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Pastor jailed in Haiti honored at SBC
Mark Kelly, Baptist Press
June 15, 2011

Pastor jailed in Haiti honored at SBC

Pastor jailed in Haiti honored at SBC
Mark Kelly, Baptist Press
June 15, 2011

PHOENIX — Two Southern Baptists who exemplify dedication and

sacrifice were honored during the afternoon session of the Southern Baptist

Convention (SBC) annual meeting June 14.

Paul Thompson, pastor of Eastside Baptist Church in Twin Falls, Idaho, was

among 10 Baptists arrested in Haiti on Jan. 30, 2010, for allegedly not having

proper documentation to take orphans to the neighboring Dominican Republic, a

charge later dropped by Haitian authorities.

Photo by Katey Wright

Paul Thompson, an Idaho pastor and one of the 10 Baptists held in a Haiti jail in 2010, received a standing ovation during the Executive Committee report June 14 during the first day of the two-day Southern Baptist Convention Annual Meeting. Thompson was introduced by EC President Frank Page. Thompson thanked Southern Baptists for their prayers.

SBC Executive Committee President Frank Page praised Thompson as “a Cooperative

Program supporting pastor” who “believes in doing missions, giving to missions,

and praying for missions.”

Page called Thompson, a bivocational pastor who drives a school bus to support

his family, to the platform and the audience gave him a sustained round of

applause. He thanked the crowd and stated: “I have never been so proud to be a

Southern Baptist as I was in the 19 days in a lonely but yet God-filled prison

cell in Haiti. I bless the Lord for Southern Baptists and for … our

cooperative work together. May the name of our Lord be greatly glorified on all

the earth.”

Page also called Ken Hemphill, the former national strategist for Southern

Baptists’ Empowering Kingdom Growth (EKG) initiative, and read a resolution of

appreciation adopted the previous day by the Executive Committee. The

resolution praised Hemphill for his “outstanding and exemplary leadership” of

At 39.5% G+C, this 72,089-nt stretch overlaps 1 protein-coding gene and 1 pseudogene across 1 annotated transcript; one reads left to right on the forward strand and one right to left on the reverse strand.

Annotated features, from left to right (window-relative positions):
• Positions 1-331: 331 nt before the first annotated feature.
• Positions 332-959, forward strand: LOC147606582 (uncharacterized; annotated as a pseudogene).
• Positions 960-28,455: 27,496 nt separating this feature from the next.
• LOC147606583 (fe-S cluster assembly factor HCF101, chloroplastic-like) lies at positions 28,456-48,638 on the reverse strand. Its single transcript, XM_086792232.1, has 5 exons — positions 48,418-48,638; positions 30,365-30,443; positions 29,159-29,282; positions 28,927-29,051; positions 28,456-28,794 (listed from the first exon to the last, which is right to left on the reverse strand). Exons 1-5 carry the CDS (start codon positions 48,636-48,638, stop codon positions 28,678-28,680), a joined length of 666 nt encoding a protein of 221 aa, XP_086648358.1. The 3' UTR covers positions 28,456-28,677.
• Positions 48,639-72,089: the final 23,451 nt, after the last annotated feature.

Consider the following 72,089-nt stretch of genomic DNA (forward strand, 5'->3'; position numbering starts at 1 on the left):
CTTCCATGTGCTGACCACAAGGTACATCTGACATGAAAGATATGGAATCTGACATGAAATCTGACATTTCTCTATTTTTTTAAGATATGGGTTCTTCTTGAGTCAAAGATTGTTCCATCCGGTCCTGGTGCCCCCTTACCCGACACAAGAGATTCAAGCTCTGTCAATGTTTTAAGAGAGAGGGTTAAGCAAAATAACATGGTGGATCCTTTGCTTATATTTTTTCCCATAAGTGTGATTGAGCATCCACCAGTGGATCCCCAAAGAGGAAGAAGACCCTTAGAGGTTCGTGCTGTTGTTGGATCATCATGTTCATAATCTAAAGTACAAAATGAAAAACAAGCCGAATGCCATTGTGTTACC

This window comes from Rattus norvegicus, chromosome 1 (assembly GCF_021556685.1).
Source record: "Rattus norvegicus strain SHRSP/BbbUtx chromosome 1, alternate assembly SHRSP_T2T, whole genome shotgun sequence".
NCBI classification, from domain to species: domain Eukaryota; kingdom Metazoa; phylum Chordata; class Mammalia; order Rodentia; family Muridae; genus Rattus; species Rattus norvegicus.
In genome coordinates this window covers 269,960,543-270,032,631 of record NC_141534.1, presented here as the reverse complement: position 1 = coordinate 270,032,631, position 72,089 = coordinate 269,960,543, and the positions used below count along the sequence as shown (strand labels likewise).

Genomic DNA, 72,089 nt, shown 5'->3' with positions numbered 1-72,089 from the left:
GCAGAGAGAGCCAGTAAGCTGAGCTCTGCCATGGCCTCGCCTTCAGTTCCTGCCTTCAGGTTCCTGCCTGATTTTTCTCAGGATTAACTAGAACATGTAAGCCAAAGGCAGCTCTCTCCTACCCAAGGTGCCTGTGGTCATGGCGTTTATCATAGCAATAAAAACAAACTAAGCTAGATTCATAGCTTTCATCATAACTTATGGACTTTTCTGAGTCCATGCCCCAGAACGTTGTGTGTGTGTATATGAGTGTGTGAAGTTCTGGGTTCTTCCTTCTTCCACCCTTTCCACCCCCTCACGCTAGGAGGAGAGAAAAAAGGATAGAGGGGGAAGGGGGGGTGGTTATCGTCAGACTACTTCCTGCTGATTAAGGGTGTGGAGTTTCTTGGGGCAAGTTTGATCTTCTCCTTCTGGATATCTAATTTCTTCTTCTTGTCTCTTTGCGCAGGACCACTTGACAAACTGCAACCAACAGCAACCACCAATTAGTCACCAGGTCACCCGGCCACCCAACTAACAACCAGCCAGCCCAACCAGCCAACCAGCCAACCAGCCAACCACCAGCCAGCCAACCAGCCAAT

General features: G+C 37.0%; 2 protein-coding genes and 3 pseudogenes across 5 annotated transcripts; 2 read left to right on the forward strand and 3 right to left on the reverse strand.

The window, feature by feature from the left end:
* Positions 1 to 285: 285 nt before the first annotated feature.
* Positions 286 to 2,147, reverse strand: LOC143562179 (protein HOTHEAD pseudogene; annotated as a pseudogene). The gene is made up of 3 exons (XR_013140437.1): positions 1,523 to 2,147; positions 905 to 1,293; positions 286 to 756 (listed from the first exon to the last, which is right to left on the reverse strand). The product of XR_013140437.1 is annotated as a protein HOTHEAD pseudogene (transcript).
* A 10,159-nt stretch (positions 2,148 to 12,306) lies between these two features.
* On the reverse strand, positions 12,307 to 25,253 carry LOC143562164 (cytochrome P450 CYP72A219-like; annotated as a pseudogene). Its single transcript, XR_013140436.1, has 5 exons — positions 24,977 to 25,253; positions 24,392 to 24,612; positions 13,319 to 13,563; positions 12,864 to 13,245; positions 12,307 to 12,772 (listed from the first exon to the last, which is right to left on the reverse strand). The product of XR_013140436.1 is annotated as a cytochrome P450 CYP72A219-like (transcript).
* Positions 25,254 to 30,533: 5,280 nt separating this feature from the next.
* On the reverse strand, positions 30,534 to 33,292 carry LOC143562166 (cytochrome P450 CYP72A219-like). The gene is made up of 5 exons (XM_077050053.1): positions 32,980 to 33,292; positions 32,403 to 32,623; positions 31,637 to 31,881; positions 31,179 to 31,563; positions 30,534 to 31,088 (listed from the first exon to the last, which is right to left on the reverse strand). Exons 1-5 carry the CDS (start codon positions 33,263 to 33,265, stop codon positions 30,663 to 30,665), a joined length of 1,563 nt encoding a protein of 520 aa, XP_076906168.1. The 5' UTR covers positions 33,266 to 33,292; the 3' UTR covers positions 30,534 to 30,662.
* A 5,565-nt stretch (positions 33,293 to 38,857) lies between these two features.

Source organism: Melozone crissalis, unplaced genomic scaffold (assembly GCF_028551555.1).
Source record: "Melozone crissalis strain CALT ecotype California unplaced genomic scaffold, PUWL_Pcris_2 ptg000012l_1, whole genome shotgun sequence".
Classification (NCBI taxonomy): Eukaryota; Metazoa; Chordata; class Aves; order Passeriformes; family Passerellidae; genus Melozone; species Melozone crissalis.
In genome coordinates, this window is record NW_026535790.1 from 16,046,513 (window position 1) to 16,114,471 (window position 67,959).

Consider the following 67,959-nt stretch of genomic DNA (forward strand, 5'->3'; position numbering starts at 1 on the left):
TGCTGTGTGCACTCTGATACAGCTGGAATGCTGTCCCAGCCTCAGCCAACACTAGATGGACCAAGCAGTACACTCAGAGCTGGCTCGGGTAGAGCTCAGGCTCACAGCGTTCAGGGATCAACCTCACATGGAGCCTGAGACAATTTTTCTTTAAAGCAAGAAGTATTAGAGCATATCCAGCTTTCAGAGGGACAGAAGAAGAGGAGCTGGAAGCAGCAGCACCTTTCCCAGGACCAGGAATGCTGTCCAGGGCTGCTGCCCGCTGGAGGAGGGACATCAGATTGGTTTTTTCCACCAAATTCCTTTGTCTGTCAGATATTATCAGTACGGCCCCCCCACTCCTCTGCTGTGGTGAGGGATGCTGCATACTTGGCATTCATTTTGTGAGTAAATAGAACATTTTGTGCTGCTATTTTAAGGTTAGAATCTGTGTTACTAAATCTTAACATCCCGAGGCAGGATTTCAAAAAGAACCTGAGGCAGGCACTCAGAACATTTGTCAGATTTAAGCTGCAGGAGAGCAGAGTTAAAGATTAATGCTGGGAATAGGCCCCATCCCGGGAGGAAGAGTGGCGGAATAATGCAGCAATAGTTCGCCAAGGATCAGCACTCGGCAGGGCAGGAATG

EKG and “unflagging devotion to, and exemplary sacrifice in, advancing God’s

Kingdom for His glory.”

Hemphill served Southern Baptists at the national level for 19 years, first as

leader of the Center for Church Growth at the Home Mission Board (now North

American Mission Board), then as president of Southwestern Baptist Theological

Seminary in Texas before taking on the EKG role with the Executive Committee.

After a warm ovation from the audience, Hemphill said, in an emotion-filled

voice, it had been “a singular privilege … to serve our Southern Baptist Convention.”

Page also introduced a brief video in which Jon Akin, pastor of Fairview Church

in Lebanon, Tenn., explained why he is passionate about Southern Baptist

cooperative missions.

“Everything has issues. There are things that need to be dealt with and

improved,” said Akin, who also is a leader in the Baptist21 mission initiative.

“The reason I love the Cooperative Program is that it allows us to do church

planting, theological education and international missions better than anyone

else on the planet…. It allows us to do so many things — and to do them well

and to do them together — better than anybody else.”

Messengers also approved three Executive Committee recommendations about future

meetings dates and locations for the annual meeting: St. Louis, June 14-15,

2016; Phoenix, June 13-14, 2017; and Dallas, June 12-13, 2018.

(EDITOR’S NOTE — Kelly is senior writer and assistant editor for Baptist Press.)